|Split from||Labour Party|
|Ideology|| Democratic socialism |
The Democratic Labour Party (DLP) was a left-wing political party in New Zealand in the 1940s. It was a splinter from the larger Labour Party, and was led by the prominent socialist John A. Lee.
The Democratic Labour Party originated in the internal disputes within the first Labour Party government, which lasted from 1935 to 1949. The division was primarily between moderates, such as Michael Joseph Savage, Peter Fraser, and Walter Nash, and radicals like Lee. Lee and his allies criticised the "cautious" approach taken by the party's leadership, and advocated a considerably stronger policy line. Lee's views were a mixture of conventional socialist theory and the social credit theory of monetary reform. He was also strongly critical of the Labour Party's internal structures, calling its leadership unaccountable and autocratic. MPs sympathetic to Lee’s credit ideas were Arnold Nordmeyer, Bill Barnard, Clyde Carr, Gervan McMillan and also Bill Anderton, Dan Sullivan, Gordon Hultquist and William John Lyon (Hultquist and Lyon both died while serving in World War II).
In 1940, after a long period of rebellion against the Labour Party leadership, Lee was finally expelled from the party. He quickly moved to establish the Democratic Labour Party. One other MP, Bill Barnard, joined himas well as former Labour MP Horace Herring and at least one other, Rex Mason, gave serious consideration to joining. Former MP John Payne was also sympathetic.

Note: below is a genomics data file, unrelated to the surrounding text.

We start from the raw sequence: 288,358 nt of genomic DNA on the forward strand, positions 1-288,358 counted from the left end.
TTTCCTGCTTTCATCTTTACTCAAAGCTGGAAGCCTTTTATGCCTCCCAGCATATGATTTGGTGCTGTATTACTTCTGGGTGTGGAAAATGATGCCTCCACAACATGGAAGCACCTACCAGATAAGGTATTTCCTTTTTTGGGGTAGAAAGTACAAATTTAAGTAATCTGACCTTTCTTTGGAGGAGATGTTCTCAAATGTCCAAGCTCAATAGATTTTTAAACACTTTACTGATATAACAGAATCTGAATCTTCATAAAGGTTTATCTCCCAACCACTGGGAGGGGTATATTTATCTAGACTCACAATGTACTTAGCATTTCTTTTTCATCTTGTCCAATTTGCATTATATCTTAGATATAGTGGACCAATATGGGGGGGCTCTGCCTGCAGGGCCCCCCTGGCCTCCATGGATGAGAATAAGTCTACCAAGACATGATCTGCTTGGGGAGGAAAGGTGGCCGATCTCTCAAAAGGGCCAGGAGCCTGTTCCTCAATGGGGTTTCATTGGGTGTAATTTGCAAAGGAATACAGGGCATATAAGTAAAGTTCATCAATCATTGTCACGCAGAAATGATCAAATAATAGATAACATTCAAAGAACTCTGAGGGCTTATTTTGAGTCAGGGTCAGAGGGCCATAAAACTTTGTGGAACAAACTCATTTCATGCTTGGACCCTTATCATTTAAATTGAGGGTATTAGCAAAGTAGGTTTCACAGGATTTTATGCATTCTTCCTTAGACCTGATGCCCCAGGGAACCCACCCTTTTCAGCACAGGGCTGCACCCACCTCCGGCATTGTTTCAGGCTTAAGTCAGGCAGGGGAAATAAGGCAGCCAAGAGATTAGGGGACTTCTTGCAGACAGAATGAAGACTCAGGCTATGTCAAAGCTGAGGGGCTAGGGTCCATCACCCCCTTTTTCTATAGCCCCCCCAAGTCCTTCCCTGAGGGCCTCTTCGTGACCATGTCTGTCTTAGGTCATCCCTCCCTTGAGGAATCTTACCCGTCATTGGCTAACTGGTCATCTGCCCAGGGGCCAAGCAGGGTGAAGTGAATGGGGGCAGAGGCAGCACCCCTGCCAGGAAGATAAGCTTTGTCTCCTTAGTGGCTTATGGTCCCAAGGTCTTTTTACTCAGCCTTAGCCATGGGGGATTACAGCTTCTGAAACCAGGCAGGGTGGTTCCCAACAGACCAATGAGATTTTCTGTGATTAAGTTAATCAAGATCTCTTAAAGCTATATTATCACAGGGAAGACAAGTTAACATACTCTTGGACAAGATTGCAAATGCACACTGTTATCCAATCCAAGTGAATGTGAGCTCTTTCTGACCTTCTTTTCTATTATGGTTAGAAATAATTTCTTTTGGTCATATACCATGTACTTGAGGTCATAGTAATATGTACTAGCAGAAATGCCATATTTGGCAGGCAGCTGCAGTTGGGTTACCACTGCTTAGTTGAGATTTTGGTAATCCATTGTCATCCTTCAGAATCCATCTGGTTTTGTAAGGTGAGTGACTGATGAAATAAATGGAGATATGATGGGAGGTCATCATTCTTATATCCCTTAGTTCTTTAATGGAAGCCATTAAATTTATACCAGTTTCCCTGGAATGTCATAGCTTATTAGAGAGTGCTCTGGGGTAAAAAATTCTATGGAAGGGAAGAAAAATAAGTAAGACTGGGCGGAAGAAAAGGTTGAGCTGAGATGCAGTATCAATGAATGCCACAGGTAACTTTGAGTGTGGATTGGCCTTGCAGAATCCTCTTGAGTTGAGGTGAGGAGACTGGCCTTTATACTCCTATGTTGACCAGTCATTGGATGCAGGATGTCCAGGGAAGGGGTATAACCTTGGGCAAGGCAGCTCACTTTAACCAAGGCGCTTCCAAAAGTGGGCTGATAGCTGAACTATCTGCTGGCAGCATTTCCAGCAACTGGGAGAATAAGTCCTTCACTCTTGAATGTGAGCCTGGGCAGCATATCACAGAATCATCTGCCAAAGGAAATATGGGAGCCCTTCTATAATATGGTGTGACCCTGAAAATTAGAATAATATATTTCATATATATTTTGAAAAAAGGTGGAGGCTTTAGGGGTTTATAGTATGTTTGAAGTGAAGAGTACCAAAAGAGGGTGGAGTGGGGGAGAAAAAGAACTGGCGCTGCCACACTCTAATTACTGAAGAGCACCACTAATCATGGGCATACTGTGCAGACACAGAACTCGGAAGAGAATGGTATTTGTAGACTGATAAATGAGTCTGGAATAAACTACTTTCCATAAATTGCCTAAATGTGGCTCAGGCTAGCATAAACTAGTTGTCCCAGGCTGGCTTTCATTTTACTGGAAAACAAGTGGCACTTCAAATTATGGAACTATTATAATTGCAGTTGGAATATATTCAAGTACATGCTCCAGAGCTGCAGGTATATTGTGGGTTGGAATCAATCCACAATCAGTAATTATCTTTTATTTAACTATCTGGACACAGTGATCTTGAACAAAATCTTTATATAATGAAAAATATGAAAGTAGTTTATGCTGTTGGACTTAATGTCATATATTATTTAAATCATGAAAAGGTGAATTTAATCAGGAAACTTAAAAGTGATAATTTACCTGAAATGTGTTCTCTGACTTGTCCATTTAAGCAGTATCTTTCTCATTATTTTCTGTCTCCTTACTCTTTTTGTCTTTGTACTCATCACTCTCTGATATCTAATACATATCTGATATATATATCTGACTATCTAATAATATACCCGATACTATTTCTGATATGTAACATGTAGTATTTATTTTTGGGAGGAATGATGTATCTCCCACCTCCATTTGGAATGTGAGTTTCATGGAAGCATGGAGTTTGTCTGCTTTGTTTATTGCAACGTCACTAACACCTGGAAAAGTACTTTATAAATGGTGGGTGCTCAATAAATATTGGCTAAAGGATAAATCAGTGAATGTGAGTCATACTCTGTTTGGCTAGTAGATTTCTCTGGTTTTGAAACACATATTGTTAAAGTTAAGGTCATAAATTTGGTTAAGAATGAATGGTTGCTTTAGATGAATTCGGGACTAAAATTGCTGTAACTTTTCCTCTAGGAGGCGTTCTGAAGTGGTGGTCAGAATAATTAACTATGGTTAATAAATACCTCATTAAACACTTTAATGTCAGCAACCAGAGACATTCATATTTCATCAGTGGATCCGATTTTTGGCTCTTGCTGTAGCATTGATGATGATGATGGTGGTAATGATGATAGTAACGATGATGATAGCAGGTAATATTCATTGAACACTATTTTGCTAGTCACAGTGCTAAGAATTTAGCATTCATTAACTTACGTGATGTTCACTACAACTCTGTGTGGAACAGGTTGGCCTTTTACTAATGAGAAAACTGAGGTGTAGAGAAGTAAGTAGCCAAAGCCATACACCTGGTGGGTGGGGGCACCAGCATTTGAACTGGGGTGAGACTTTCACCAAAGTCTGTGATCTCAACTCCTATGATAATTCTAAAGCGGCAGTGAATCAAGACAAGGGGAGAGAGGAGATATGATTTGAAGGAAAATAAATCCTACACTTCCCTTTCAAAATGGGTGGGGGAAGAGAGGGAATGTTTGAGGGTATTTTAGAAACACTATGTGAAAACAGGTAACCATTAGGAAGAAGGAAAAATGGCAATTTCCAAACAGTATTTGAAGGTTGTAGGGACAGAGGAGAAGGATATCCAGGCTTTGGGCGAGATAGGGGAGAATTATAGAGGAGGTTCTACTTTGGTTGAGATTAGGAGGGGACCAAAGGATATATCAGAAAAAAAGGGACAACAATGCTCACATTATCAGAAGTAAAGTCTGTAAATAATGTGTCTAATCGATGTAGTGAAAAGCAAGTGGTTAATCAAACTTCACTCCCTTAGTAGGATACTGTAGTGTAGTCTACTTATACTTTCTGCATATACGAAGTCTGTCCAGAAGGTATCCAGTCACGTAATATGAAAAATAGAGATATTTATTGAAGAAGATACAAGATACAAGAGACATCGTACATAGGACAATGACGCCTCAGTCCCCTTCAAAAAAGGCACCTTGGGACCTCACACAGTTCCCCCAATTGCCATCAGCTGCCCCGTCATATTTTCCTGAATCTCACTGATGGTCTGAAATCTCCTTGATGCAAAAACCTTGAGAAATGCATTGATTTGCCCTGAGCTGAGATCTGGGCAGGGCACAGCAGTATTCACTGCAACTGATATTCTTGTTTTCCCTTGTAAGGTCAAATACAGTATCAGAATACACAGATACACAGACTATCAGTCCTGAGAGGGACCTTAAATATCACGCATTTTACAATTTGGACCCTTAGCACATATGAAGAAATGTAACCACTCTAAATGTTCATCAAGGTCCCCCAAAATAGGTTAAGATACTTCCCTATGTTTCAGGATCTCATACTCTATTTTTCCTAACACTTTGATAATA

When Savage died, Fraser was tipped to succeed him as Prime Minister. During the ensuing leadership election, two of his dissident opponents, Gervan McMillan and Clyde Carr were Lee sympathizers. Even those openly loyal to the party were divided.However, Fraser did win and Labour stayed on its moderate platform for his decade long spell as party leader.
Before long, however, internal tensions developed in the new party, with Barnard accusing Lee of behaving in an egotistical and autocratic manner — this was ironic, considering Lee's criticism of the old Labour Party leadership on the same grounds.
In the 1943 elections, the DLP fielded 52 candidates including Lee, Keith Hay, Alfred E. Allen, Colin Scrimgeour (who stood against Peter Fraser in Wellington Central) and Norman Douglas. They were all defeated.The DLP candidate for Auckland East, F.O. Leo Steve Dromgoole (RNZAF) got Captain Paul Lenihan (USMC) to drop election leaflets from a C-47 on a “test flight” over Auckland and Devonport on 22 September
Barnard stood for re-election as an independent rather than a DLP candidate, but was also defeated. The Democratic Labour Party received only 4.3% of the total vote, and ceased to exist in 1947.
The party did not stand any candidates in the 1946 general election, but Lee again stood as a DLP candidate in the 1949 general election for the Grey Lynn electorate and got 2,627 votes, coming third.
Peter Fraser was a New Zealand politician who served as the 24th Prime Minister of New Zealand from 27 March 1940 until 13 December 1949. Considered a major figure in the history of the New Zealand Labour Party, he was in office longer than any other Labour prime minister, and is to date New Zealand's fourth-longest-serving head of government.
Sir Arnold Henry Nordmeyer was a New Zealand politician. He served as Minister of Finance (1957–1960) and later as Leader of the Labour Party and Leader of the Opposition (1963–1965).
The 1943 New Zealand general election was a nationwide vote to determine the shape of the New Zealand Parliament's 27th term. With the onset of World War II, elections were initially postponed, but it was eventually decided to hold a general election in September 1943, around two years after it would normally have occurred. The election saw the governing Labour Party re-elected by a comfortable margin, although the party nevertheless lost considerable ground to the expanding National Party.
The 1949 New Zealand general election was a nationwide vote to determine the shape of the New Zealand Parliament's 29th term. It saw the governing Labour Party defeated by the opposition National Party. This marked the end of the First Labour government and the beginning of the First National government.